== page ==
The drive to the coast takes five hours from Seattle with three cities in between: Tacoma, Olympia, and Aberdeen. From Aberdeen it’s another two hours to the ocean, featureless and hard to keep awake. I’ve gotten better about what music I take for the drive and stop for a Red Bull now whenever I make that stretch. I can’t drive through Aberdeen without remembering our old neighbors who were from there. It’s a sad place, a town that should be cute but you realize fast it’s not and never will be. This is the place where Kurt Cobain grew up, and the sign says Welcome to Aberdeen: Come As You Are.
Our old neighbors were from that era, musicians too: Curry, nick-named after an MTV VJ with a pretty-boy face and poofy hair. But there is nothing pretty boy about Curry, who bats down any good looks with a mouthful of chew and bad teeth. A rooster tattoo on his arm from an Alice in Chains song and a girlfriend named Bev who’s shaved her eyebrows off and replaced them with a tattoo version that makes her look like a cartoon scarecrow.
After Bev, Curry’s roommates include Joey, a drifter who lives on Vashon but spends most of his time at Curry’s or evading the law…and Jaughn, a guitarist who’s just moved up from LA. It’s Jaughn I’m thinking about on the drive back from the coast, realizing the CD I’m playing he made for me, it’s got his handwriting on it, and he met a sad end.
And I also think back to the record collection I gave to Curry when we moved out, and sometimes regret that. It was all my records from the 80s: my Smiths, New Order, REM…those hard to find, now out of print De La Soul EPs. I left the records for Curry because he did so much for us and I knew it would mean a lot to him but sometimes I wish I hadn’t, they were a real part of me.
Jaughn was skinny and tall and reminded me of Roger McGuinn from The Byrds with those octagonal-shaped frames that made him look like an old hippy. He was really into the Stones and offered to make CD copies from his vinyl for me, leaving a stack of four or five one day on our doorstep, each with the track listing and covers printed out, folded neatly in the jewel cases. He used a Sharpie to write out the title and dated them, 7-2005.
I don’t know what Jaughn did for money other than the odd jobs he helped Curry with, including the time we hired them to redo our roof. It cost a lot less than it would to hire a proper roofing company but it took them literally months to finish the work.
And of course we didn’t know Jaughn was suicidal but the people who bought our old house told me about it when I went back once. They said a friend of Jaughn’s found him, but instead of reporting it to the police the guy stole all of his belongings, cleaned him out. I looked at the back of the house from our old place now and it radiated a strange energy. Jaughn’s abandoned blue Porsche that never ran. The overhang where they once had a deer carcass hanging out to dry, drawing flies. Curry, appearing like a phantom through the trees to our late-night fire pit, pulling up for a beer…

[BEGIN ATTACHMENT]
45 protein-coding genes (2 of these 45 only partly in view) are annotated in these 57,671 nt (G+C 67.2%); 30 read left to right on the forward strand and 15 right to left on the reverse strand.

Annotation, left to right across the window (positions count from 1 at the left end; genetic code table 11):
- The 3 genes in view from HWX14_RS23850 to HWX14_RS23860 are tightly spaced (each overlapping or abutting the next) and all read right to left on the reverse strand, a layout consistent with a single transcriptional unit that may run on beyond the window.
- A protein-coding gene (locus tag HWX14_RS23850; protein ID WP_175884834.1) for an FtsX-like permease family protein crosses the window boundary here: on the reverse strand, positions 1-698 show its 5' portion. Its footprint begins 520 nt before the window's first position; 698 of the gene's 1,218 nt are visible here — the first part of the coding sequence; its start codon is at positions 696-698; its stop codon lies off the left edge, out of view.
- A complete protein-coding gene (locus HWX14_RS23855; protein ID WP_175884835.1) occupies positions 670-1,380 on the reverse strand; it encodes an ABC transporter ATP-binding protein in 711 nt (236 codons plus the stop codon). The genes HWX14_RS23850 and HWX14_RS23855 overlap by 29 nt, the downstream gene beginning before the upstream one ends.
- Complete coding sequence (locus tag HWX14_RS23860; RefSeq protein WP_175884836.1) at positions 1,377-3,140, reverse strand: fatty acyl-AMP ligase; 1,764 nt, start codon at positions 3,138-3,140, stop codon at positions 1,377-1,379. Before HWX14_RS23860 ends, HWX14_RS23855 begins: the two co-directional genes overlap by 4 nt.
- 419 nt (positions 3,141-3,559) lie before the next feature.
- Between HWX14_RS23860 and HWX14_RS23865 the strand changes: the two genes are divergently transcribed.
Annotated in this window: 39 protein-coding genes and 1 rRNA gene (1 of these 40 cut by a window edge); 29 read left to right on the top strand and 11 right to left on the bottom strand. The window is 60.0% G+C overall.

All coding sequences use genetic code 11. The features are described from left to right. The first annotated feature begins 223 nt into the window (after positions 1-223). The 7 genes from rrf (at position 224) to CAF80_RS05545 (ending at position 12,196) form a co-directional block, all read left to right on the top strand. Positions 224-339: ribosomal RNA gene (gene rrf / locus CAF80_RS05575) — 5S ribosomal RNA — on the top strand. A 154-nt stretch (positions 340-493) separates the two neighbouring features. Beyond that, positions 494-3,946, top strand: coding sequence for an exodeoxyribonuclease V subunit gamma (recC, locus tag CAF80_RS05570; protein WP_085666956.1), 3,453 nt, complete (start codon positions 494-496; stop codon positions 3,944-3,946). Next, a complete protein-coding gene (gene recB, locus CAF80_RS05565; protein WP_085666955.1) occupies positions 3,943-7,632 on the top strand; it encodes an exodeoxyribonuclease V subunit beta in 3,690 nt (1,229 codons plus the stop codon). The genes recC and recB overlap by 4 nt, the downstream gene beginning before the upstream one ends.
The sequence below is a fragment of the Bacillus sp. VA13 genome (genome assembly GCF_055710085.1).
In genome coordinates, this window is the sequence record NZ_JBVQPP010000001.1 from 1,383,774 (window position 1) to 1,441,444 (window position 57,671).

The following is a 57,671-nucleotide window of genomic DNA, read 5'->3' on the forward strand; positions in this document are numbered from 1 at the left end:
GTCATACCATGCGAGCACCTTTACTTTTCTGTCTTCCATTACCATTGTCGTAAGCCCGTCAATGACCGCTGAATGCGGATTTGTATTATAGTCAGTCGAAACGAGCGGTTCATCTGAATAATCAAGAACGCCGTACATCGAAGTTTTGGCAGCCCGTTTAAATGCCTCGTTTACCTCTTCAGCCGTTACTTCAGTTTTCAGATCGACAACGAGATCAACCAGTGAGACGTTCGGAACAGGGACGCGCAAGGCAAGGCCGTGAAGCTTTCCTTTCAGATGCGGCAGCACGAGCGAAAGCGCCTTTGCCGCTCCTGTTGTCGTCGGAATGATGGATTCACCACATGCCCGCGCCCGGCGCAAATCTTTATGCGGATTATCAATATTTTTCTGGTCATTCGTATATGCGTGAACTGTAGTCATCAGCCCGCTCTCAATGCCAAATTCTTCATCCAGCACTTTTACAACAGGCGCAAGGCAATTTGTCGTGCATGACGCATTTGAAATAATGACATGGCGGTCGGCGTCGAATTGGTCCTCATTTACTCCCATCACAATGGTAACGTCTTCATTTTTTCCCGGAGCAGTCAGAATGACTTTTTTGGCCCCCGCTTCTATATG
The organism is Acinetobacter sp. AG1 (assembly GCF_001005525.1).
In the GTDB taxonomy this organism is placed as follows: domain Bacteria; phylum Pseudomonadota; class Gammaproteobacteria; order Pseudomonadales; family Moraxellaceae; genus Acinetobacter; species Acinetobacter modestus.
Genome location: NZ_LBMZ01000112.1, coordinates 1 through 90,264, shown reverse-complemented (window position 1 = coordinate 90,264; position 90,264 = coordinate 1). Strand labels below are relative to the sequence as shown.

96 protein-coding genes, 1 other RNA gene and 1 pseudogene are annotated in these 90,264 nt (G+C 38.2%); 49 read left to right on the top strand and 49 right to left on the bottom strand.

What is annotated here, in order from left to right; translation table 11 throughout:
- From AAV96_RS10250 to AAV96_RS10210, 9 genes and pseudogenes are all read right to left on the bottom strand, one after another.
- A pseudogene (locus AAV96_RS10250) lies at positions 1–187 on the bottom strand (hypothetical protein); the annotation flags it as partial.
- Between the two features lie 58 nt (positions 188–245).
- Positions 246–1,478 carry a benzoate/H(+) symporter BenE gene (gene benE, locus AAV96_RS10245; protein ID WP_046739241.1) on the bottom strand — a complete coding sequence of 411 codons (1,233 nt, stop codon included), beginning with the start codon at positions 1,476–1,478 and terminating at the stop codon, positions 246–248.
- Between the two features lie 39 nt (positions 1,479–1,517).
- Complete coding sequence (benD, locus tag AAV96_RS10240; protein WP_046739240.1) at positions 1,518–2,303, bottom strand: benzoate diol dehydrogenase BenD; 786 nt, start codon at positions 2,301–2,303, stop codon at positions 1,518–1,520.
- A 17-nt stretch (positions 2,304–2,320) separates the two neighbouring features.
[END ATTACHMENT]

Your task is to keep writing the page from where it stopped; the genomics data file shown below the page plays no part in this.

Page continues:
I had the CDs from Jaughn and though we were never close, I wouldn’t give them up for anything. It’s that thing about life, objects that hold the most value or meaning to us will likely go unknown by anyone else. And what parts of me would my kids keep, and why? Something both intimate and lonesome in that.
I met my friend Loren on the coast and we made stony-looking driftwood sculptures and then watched as they crumbled in the tide. The beach looked different than before with the big logs washed ashore but out of sync with how I remembered it, the tide higher, choking out the beach, the look of it crashing against the rocks wild and cruel. The advance of time perhaps. The light on the ocean turning pink-gold as the sun drops like a pill into a flat, orange disc. How the pink fans across everything before it goes dark, then waiting for the first star…
We watched for meteors, the sky’s milky light. I made a wish for my family and left in the morning, popped out the Creedence, replaced it with the Stones. Every angle of sun assumed new meaning for me on that drive home. The lawn’s the same color as the sand now, dead leaves across the pavement like claws. The wind’s kicked up and we wait for the first stars. They downgraded Laura to a Tropical Depression which sounds bad but could be worse. Nothing sticks around for long, good or bad. Dust in the wind. Every cop’s a criminal, all the sinners saints.